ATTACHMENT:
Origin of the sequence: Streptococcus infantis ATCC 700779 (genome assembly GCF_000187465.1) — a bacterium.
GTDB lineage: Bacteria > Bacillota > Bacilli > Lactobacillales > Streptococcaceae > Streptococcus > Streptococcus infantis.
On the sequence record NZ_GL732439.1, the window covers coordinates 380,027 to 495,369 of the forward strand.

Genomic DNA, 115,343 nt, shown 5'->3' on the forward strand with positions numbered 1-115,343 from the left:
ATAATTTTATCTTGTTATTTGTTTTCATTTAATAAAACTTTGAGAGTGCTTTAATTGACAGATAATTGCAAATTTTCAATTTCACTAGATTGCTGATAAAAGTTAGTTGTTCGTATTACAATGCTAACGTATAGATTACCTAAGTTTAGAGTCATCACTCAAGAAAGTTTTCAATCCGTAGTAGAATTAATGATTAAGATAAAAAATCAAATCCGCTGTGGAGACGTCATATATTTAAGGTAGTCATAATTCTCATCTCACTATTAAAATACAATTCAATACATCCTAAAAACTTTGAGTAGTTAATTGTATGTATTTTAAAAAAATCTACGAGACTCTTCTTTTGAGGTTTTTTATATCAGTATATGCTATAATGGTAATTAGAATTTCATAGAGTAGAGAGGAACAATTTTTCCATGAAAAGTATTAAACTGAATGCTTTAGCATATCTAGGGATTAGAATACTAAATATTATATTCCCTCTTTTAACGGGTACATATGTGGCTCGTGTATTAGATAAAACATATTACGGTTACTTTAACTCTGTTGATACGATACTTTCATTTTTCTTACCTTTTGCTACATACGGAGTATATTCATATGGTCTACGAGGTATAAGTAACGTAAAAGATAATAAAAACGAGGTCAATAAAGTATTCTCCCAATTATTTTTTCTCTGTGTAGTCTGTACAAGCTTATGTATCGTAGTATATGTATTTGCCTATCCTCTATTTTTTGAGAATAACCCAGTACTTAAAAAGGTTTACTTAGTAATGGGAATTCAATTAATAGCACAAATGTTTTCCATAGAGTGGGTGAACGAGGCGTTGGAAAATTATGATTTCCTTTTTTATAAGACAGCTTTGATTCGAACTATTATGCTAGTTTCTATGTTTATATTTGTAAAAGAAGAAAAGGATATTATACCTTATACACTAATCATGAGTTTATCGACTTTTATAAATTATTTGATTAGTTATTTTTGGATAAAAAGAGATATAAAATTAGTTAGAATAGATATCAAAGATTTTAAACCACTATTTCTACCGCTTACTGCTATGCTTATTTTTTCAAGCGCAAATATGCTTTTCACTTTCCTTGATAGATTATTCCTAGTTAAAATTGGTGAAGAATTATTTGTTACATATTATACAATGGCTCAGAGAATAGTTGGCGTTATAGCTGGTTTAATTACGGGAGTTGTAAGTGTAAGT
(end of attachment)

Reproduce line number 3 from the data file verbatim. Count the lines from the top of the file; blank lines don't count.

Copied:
On the sequence record NZ_GL732439.1, the window covers coordinates 380,027 to 495,369 of the forward strand.